Niki was an 11 year-old girl who became so obsessed with her physical health that she was sometimes unable to attend school, and rarely played with friends. In addition to avoiding situations where she feared she become ill, she also obsessed about non-communicative illnesses like cancer and heart attacks. She would check with her parents repeatedly about every little ache and pain she felt. By learning to identify and eliminate the compulsions Niki got much better quite quickly. As Niki got better, her mother said, "I am so proud of her! She's learning skills and strategies that will help her throughout her life! Learning how to use these coping skills will give her the freedom to enjoy so much more in life.”



Sylvia was a 30 year-old woman who used to hide in her closet when someone knocked on her door.  She wouldn’t answer the telephone.  She wouldn’t even venture outside if she thought she might have to interact with others.  Our first couple of sessions we communicated by passing notes back and forth, as the thought of talking directly to me was too anxiety provoking.  Sylvia learned anxiety management tools.  She also learned about cognitive therapy, which operates on the premise that how we feel is determined by what we are thinking.  By learning how to examine, and change, her thoughts, she began to see other people as less threatening.  When she was ready she started doing real-life, graded, planned, systematic exposure therapy.  Gradually she became less and less anxious, culminating in getting a job where she interacted with people everyday.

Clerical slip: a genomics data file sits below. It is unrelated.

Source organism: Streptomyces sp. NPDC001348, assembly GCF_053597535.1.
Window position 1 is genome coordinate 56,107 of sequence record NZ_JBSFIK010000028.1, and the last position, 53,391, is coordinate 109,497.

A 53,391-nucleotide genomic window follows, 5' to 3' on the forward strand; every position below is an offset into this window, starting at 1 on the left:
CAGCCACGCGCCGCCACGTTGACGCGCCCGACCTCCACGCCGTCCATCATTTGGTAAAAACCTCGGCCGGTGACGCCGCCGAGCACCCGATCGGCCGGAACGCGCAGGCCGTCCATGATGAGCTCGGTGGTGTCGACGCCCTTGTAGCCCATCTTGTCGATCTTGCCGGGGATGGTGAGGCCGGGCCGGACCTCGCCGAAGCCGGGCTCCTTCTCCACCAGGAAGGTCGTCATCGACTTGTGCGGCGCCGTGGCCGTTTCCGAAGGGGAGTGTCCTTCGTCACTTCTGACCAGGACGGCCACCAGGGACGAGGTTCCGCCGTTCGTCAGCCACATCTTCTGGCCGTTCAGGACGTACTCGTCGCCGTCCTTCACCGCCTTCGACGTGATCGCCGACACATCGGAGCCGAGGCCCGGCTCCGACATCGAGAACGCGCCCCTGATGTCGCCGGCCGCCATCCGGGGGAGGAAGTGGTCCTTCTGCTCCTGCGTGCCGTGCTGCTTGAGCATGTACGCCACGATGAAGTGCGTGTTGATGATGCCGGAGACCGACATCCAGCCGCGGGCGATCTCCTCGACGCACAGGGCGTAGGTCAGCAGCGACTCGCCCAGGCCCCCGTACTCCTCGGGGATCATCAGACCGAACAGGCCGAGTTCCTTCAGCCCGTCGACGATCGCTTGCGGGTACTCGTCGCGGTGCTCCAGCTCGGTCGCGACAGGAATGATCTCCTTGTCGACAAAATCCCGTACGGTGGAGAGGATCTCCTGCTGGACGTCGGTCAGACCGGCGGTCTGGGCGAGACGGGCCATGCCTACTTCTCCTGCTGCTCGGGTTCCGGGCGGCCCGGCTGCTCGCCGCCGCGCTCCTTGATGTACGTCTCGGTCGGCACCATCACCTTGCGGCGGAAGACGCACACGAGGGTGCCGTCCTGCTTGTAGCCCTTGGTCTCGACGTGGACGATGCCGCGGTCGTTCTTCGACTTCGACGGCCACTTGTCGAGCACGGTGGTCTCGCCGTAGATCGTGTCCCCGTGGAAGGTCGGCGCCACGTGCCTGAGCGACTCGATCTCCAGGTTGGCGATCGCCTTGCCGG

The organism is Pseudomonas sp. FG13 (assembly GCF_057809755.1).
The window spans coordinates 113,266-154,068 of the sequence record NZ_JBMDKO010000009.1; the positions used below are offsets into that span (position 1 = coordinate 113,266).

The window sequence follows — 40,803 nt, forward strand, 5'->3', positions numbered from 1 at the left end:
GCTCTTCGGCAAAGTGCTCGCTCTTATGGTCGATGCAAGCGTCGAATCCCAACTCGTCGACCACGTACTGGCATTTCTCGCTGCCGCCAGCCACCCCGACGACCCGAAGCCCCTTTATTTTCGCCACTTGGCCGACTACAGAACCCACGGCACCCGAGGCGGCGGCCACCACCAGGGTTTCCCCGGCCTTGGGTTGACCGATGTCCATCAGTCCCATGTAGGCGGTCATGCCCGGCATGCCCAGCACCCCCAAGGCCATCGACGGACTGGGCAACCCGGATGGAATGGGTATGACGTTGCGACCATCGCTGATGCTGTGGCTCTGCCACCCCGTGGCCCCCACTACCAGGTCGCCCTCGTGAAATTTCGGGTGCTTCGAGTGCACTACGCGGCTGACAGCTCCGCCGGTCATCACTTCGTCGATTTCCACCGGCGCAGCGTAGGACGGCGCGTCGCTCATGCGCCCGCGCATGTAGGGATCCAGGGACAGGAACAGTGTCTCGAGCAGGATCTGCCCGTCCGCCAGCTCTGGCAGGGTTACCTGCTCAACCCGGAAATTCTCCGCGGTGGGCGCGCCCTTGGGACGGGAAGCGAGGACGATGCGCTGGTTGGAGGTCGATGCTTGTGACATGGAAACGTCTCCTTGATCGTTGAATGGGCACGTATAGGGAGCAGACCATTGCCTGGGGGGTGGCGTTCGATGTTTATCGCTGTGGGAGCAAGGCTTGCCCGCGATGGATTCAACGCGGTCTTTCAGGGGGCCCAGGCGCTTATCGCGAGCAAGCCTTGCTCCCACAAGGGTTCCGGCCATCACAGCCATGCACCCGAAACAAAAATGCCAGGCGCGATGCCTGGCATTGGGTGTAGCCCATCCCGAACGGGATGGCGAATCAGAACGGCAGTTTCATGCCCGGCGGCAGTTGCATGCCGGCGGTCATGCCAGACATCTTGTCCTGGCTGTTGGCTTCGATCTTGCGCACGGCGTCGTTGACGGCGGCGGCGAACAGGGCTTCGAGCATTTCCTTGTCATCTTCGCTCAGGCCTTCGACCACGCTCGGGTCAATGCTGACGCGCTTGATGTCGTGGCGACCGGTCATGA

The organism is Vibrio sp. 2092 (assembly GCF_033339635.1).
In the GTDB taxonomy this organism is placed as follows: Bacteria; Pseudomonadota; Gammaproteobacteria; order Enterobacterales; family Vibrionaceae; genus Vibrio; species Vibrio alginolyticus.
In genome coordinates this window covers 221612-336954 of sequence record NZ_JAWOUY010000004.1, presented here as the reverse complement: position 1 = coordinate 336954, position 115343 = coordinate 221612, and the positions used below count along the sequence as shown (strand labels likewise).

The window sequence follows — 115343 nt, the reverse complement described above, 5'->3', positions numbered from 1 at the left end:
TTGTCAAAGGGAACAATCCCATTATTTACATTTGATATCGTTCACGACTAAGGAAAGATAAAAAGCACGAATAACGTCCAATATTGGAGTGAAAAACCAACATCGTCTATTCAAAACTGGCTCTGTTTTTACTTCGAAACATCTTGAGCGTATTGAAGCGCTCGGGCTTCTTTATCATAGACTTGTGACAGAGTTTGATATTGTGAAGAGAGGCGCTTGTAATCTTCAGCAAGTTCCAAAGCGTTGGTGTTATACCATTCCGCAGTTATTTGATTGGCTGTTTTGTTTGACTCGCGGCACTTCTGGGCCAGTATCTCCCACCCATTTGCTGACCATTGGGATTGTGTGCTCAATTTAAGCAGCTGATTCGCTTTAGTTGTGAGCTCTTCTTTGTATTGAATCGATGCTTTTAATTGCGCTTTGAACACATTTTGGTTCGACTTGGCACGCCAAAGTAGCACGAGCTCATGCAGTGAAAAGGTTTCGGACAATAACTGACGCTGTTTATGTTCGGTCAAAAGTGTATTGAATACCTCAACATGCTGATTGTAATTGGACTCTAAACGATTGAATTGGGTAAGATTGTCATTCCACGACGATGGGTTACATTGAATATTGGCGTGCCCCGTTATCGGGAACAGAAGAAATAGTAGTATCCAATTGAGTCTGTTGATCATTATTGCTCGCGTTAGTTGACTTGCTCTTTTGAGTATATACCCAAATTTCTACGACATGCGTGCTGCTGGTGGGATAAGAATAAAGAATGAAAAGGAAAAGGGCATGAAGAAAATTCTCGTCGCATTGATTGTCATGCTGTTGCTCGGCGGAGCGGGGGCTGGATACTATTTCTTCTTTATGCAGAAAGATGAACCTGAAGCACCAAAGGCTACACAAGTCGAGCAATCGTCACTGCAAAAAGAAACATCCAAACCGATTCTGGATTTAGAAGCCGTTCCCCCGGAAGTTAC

Mark was a 38 year-old man who experienced his first panic attack while driving to work on a crowded highway one day.  He began avoiding congested highways by changing his work schedule.  Then he had a panic attack on the highway when there was no traffic.  So he started avoiding highways altogether.  A panic attack on a rural road led to getting a new job closer to home.  Within a year his avoidance behavior had generalized to the point where he no longer left his little community and the adjacent communities.  He too learned cognitive and behavioral techniques to better manage anxiety.  He too started on a program of exposure therapy, both in imagery, and in real life.  Within six months of starting his goal, he was traveling to neighboring states.